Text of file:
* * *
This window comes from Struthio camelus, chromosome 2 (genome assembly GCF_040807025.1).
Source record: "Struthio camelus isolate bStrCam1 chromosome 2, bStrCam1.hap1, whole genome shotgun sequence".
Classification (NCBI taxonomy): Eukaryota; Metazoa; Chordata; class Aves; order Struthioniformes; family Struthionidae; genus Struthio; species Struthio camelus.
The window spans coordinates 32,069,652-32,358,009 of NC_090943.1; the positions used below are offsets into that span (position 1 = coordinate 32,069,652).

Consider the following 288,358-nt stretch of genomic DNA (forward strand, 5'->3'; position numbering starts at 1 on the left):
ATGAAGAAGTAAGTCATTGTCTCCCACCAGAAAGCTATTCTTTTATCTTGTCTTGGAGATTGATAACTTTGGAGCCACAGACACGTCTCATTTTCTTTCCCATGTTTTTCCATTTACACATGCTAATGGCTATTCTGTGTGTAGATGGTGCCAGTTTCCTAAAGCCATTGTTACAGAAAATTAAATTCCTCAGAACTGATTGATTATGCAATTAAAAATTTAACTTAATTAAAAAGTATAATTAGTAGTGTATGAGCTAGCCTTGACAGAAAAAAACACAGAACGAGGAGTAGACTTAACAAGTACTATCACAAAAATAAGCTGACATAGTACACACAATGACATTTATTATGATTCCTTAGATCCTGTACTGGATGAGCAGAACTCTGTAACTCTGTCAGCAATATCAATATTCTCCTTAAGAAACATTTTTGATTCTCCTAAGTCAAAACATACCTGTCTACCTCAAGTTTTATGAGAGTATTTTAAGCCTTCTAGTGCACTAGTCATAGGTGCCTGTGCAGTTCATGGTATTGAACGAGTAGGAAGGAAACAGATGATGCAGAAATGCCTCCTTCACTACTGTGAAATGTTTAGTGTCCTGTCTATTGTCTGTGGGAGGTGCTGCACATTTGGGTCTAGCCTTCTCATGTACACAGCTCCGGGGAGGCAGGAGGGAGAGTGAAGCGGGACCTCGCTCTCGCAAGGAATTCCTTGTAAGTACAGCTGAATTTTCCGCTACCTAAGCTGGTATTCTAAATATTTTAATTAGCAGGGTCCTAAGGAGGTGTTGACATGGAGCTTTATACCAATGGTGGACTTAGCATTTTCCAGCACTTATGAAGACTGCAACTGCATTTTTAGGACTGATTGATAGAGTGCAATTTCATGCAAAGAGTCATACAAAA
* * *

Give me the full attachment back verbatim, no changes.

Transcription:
This window comes from Struthio camelus, chromosome 2 (genome assembly GCF_040807025.1).
Source record: "Struthio camelus isolate bStrCam1 chromosome 2, bStrCam1.hap1, whole genome shotgun sequence".
Classification (NCBI taxonomy): Eukaryota; Metazoa; Chordata; class Aves; order Struthioniformes; family Struthionidae; genus Struthio; species Struthio camelus.
The window spans coordinates 32,069,652-32,358,009 of NC_090943.1; the positions used below are offsets into that span (position 1 = coordinate 32,069,652).

Consider the following 288,358-nt stretch of genomic DNA (forward strand, 5'->3'; position numbering starts at 1 on the left):
ATGAAGAAGTAAGTCATTGTCTCCCACCAGAAAGCTATTCTTTTATCTTGTCTTGGAGATTGATAACTTTGGAGCCACAGACACGTCTCATTTTCTTTCCCATGTTTTTCCATTTACACATGCTAATGGCTATTCTGTGTGTAGATGGTGCCAGTTTCCTAAAGCCATTGTTACAGAAAATTAAATTCCTCAGAACTGATTGATTATGCAATTAAAAATTTAACTTAATTAAAAAGTATAATTAGTAGTGTATGAGCTAGCCTTGACAGAAAAAAACACAGAACGAGGAGTAGACTTAACAAGTACTATCACAAAAATAAGCTGACATAGTACACACAATGACATTTATTATGATTCCTTAGATCCTGTACTGGATGAGCAGAACTCTGTAACTCTGTCAGCAATATCAATATTCTCCTTAAGAAACATTTTTGATTCTCCTAAGTCAAAACATACCTGTCTACCTCAAGTTTTATGAGAGTATTTTAAGCCTTCTAGTGCACTAGTCATAGGTGCCTGTGCAGTTCATGGTATTGAACGAGTAGGAAGGAAACAGATGATGCAGAAATGCCTCCTTCACTACTGTGAAATGTTTAGTGTCCTGTCTATTGTCTGTGGGAGGTGCTGCACATTTGGGTCTAGCCTTCTCATGTACACAGCTCCGGGGAGGCAGGAGGGAGAGTGAAGCGGGACCTCGCTCTCGCAAGGAATTCCTTGTAAGTACAGCTGAATTTTCCGCTACCTAAGCTGGTATTCTAAATATTTTAATTAGCAGGGTCCTAAGGAGGTGTTGACATGGAGCTTTATACCAATGGTGGACTTAGCATTTTCCAGCACTTATGAAGACTGCAACTGCATTTTTAGGACTGATTGATAGAGTGCAATTTCATGCAAAGAGTCATACAAAA